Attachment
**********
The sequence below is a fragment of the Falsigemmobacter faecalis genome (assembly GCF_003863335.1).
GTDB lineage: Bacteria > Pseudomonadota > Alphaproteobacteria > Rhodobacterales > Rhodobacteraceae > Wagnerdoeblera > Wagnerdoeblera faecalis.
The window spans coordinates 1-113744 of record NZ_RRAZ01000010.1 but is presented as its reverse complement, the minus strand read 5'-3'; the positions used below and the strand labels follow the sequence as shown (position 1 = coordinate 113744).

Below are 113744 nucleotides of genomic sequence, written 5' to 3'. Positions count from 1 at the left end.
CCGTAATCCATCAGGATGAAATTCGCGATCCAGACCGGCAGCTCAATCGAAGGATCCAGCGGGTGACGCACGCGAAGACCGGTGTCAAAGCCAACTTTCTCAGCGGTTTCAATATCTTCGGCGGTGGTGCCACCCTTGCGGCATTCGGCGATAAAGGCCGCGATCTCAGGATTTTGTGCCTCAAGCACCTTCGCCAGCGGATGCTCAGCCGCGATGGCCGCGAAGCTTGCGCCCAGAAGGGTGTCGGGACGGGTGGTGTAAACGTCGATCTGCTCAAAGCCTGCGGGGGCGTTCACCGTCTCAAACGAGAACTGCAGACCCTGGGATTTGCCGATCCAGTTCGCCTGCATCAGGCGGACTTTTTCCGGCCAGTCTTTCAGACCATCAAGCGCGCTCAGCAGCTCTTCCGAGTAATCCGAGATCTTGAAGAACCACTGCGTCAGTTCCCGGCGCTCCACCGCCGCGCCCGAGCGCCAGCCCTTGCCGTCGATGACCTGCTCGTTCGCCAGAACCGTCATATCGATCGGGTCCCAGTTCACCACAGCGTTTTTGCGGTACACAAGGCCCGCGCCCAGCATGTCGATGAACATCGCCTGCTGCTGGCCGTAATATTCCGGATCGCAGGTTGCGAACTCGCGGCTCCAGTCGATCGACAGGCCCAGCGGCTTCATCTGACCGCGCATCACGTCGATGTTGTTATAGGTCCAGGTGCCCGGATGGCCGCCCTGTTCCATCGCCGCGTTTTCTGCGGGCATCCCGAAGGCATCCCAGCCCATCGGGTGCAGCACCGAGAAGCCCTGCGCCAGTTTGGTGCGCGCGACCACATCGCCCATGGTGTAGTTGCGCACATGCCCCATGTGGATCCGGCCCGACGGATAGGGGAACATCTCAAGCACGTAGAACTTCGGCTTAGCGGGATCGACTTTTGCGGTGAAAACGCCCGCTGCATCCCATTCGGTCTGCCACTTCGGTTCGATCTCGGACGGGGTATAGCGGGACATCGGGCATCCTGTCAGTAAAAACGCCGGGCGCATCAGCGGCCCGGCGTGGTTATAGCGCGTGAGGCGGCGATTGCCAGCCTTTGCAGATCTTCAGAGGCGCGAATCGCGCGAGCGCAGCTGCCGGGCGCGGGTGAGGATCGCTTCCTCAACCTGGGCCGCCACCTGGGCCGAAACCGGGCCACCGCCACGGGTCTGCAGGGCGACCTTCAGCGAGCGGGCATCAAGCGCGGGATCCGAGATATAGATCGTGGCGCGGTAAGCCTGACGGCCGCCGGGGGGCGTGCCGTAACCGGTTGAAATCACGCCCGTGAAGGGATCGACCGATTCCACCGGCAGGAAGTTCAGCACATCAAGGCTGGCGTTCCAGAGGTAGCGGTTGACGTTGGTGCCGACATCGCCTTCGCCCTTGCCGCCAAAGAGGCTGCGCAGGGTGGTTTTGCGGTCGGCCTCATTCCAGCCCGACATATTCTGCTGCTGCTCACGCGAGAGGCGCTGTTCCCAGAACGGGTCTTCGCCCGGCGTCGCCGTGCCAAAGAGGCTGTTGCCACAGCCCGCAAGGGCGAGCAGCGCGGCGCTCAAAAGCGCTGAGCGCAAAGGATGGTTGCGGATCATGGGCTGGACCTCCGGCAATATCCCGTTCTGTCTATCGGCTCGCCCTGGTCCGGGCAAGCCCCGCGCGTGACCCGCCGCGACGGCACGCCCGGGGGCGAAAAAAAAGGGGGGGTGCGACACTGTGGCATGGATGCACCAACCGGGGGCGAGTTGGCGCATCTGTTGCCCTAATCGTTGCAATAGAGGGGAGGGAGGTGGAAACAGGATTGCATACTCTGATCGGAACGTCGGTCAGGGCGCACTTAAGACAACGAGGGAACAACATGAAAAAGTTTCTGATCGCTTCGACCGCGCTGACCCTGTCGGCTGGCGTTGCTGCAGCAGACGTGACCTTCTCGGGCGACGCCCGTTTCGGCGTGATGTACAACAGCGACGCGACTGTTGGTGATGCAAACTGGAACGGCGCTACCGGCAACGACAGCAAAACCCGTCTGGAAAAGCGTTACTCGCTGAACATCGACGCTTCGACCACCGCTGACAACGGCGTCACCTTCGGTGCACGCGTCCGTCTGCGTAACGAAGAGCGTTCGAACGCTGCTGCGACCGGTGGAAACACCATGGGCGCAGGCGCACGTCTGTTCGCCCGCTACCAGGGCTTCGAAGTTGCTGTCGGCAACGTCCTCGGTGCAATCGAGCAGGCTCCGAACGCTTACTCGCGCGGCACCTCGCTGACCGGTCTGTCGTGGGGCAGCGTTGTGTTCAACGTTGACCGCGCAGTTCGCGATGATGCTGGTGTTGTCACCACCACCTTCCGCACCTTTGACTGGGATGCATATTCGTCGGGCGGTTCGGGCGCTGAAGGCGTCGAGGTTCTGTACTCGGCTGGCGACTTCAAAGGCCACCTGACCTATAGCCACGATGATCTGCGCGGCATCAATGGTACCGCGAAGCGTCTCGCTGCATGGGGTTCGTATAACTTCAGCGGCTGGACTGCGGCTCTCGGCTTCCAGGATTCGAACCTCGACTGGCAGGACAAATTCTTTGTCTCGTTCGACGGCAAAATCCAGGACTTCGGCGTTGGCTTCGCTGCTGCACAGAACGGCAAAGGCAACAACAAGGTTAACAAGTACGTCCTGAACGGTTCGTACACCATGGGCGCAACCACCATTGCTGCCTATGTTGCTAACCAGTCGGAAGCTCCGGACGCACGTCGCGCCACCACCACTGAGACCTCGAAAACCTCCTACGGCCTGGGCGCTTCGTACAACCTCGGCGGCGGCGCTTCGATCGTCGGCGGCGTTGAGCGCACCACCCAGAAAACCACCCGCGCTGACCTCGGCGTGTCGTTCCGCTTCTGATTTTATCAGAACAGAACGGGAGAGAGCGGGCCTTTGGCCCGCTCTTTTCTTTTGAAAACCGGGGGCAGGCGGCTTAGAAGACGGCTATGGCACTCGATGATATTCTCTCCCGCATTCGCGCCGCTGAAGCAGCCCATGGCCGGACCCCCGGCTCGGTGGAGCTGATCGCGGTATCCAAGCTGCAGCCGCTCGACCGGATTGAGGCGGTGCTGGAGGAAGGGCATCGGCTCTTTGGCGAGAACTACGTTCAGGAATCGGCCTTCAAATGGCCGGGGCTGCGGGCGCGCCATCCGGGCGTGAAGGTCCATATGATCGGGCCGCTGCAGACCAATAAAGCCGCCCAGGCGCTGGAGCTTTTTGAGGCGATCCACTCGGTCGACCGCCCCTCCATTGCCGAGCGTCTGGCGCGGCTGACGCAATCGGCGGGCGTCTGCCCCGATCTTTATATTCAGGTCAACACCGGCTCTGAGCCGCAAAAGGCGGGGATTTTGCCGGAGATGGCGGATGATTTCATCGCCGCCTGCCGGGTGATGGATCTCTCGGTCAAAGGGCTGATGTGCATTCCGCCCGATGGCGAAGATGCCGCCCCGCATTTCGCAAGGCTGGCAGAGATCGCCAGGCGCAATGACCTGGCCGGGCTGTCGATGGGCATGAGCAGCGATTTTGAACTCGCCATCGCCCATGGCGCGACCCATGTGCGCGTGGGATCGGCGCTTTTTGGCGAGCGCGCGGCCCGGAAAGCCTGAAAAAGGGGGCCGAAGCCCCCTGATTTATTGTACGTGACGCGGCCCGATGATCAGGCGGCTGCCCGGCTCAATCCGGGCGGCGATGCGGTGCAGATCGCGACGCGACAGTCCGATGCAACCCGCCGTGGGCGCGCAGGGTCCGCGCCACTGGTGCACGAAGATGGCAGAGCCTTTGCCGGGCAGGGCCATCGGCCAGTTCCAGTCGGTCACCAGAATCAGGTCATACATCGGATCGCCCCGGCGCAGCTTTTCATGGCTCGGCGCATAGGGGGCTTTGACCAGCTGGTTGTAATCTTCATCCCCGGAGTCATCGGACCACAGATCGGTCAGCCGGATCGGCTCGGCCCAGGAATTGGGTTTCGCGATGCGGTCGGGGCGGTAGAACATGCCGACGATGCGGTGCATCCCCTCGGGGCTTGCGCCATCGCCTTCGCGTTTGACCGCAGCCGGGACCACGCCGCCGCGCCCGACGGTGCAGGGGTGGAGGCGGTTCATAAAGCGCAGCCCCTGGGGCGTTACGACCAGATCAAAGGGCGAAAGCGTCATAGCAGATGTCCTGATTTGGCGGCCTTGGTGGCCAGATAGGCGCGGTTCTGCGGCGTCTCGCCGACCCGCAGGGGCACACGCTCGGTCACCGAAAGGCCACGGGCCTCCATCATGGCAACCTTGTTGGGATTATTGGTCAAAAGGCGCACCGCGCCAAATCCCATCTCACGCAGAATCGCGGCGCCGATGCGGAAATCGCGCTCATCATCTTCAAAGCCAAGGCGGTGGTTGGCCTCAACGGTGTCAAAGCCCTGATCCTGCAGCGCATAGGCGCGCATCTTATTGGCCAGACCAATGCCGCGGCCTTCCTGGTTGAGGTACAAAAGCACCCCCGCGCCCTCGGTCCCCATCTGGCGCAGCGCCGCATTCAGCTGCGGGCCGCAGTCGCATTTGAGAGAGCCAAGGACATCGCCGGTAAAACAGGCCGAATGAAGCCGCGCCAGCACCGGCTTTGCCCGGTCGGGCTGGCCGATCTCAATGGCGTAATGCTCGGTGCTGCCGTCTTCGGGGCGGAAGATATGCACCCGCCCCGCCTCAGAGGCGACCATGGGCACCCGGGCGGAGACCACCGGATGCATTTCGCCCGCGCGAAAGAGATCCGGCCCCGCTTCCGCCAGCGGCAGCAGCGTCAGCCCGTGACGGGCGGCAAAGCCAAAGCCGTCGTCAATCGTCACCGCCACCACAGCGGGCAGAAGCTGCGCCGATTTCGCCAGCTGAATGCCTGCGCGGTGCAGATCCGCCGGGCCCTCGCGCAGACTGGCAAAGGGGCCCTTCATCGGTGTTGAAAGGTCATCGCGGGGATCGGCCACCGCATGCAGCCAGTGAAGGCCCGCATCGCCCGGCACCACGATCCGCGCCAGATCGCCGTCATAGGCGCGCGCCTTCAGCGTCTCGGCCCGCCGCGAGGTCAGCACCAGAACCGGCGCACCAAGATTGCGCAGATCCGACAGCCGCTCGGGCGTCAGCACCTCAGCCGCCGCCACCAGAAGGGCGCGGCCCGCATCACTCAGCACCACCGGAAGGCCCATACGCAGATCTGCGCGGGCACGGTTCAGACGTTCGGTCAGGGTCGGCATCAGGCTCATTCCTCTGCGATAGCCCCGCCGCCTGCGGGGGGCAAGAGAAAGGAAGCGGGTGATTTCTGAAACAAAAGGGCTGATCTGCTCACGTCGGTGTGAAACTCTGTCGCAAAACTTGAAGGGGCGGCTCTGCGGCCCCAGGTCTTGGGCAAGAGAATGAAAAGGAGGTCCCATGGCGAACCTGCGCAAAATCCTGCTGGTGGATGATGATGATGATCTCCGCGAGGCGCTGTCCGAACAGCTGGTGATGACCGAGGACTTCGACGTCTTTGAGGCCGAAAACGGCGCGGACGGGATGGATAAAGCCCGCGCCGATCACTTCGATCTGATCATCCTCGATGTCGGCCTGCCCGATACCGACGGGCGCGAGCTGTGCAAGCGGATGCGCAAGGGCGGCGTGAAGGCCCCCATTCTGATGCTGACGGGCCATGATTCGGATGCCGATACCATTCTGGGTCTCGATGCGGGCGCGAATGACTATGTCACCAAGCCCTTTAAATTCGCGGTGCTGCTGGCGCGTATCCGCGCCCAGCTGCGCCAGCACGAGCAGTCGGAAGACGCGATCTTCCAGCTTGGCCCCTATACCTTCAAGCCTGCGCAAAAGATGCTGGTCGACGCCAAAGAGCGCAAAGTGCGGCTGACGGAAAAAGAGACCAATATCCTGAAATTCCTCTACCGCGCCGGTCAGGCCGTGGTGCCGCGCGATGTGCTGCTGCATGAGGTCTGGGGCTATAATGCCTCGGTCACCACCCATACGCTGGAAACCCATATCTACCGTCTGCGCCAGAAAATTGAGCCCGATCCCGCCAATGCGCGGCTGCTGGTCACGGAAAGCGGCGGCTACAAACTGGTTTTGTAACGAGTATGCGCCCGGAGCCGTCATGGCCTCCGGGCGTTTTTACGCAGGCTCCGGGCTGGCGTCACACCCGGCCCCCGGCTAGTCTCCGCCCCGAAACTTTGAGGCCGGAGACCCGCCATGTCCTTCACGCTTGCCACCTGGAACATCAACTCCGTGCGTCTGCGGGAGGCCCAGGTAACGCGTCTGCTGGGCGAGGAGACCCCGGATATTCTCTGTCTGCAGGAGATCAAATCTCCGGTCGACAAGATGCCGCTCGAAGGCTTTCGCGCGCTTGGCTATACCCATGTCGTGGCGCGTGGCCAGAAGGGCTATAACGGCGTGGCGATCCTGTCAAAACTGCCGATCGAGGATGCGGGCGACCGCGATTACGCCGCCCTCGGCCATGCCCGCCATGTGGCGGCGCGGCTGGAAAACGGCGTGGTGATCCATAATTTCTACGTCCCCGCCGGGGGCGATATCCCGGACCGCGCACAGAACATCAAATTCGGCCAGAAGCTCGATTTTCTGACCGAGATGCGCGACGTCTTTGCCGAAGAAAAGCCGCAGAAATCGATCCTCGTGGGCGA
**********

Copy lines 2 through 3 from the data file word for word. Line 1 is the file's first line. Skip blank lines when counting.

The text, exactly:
GTDB lineage: Bacteria > Pseudomonadota > Alphaproteobacteria > Rhodobacterales > Rhodobacteraceae > Wagnerdoeblera > Wagnerdoeblera faecalis.
The window spans coordinates 1-113744 of record NZ_RRAZ01000010.1 but is presented as its reverse complement, the minus strand read 5'-3'; the positions used below and the strand labels follow the sequence as shown (position 1 = coordinate 113744).